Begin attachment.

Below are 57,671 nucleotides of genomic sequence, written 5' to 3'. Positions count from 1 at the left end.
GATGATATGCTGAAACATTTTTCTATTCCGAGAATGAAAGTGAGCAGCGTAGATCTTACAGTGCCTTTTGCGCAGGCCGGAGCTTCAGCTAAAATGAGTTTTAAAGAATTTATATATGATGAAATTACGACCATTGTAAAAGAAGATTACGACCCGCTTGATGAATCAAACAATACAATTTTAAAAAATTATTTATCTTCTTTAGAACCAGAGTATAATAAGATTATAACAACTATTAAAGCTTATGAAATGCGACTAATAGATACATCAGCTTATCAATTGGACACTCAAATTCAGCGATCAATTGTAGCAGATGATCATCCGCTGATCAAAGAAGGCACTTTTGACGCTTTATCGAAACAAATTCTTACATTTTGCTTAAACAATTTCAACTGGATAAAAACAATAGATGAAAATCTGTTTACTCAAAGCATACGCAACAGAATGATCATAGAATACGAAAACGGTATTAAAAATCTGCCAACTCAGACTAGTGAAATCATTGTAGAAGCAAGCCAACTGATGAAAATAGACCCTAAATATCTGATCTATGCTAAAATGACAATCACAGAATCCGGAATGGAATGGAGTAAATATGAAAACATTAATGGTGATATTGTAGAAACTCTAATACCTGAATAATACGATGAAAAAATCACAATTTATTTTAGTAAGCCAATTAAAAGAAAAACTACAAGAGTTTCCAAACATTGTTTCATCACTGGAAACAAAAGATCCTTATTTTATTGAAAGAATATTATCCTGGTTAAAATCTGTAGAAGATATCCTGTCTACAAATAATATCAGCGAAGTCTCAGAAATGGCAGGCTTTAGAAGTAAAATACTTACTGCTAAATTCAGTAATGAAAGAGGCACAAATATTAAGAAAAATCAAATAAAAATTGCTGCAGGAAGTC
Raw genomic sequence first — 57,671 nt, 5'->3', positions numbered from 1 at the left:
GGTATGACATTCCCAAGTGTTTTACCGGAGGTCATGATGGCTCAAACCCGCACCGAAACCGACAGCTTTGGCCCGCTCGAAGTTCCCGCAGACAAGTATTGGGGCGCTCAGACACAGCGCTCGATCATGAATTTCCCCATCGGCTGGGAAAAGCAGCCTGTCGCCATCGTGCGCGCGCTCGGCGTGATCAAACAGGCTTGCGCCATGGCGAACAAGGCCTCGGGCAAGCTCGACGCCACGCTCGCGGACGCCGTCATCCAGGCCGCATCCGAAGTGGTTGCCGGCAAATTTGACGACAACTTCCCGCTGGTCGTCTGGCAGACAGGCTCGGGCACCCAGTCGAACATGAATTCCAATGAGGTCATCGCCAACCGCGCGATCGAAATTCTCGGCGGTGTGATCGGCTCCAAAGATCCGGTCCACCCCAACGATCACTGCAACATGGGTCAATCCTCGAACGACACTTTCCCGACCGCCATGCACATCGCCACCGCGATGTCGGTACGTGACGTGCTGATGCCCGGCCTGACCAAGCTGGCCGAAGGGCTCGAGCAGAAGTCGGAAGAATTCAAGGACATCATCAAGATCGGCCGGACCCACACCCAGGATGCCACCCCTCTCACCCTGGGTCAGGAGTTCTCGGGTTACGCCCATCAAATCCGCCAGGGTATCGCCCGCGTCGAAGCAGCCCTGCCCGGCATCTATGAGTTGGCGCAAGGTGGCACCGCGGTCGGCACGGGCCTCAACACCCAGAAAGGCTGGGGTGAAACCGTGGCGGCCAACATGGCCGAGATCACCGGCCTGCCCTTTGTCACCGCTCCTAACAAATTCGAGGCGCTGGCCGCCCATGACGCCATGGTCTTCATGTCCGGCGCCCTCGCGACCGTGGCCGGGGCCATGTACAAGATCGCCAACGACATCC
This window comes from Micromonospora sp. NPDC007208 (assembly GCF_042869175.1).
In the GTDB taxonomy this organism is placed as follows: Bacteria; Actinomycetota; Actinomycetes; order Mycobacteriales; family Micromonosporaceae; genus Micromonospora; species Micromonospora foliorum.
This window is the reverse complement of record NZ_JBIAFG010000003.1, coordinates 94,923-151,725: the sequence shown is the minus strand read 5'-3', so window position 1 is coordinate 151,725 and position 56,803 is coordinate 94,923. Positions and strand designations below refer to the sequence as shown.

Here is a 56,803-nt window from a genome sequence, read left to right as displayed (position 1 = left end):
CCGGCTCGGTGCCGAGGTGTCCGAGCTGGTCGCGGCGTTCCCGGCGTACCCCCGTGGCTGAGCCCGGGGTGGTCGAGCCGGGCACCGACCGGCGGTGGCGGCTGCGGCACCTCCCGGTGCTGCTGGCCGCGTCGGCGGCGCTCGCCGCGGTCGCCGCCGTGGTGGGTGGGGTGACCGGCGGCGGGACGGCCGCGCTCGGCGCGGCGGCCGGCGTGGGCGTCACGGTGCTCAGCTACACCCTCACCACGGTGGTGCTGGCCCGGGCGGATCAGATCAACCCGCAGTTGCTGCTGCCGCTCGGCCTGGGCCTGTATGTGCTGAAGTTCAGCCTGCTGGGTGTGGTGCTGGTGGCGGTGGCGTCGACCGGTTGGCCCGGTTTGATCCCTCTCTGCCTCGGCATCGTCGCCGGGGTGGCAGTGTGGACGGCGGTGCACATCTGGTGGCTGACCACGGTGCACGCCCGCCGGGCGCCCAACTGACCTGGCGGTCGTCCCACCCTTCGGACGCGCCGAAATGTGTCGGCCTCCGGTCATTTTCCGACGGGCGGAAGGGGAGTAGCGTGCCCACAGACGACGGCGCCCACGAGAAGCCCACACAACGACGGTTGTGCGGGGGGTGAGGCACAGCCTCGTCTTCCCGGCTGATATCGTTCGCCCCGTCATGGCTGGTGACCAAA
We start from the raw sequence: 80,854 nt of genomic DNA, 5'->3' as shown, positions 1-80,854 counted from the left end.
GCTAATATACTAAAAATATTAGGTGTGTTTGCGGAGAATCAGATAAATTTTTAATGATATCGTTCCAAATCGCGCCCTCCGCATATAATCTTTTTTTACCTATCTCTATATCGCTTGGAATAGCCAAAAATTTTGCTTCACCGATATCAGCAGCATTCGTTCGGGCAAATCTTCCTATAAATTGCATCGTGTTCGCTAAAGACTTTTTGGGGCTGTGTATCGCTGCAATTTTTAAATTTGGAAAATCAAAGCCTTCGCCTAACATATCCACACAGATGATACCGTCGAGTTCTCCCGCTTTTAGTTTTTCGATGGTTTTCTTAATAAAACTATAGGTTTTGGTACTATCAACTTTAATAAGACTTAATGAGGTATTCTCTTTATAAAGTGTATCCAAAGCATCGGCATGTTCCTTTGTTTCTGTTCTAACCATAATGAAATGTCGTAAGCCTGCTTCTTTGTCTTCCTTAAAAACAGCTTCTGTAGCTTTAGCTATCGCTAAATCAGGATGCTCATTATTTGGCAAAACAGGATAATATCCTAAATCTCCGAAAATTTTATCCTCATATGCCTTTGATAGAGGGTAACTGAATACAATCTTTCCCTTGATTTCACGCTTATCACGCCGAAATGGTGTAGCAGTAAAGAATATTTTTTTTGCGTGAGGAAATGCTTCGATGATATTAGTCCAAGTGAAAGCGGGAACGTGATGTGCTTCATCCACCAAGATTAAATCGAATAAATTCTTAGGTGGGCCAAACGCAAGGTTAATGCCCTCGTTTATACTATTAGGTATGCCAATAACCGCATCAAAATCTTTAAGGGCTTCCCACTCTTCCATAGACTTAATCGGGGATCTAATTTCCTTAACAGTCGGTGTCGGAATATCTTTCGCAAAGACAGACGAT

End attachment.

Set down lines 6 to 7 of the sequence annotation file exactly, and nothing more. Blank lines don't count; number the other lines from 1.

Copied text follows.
In the GTDB taxonomy this organism is placed as follows: Bacteria; Actinomycetota; Actinomycetes; order Mycobacteriales; family Micromonosporaceae; genus Micromonospora; species Micromonospora foliorum.
This window is the reverse complement of record NZ_JBIAFG010000003.1, coordinates 94,923-151,725: the sequence shown is the minus strand read 5'-3', so window position 1 is coordinate 151,725 and position 56,803 is coordinate 94,923. Positions and strand designations below refer to the sequence as shown.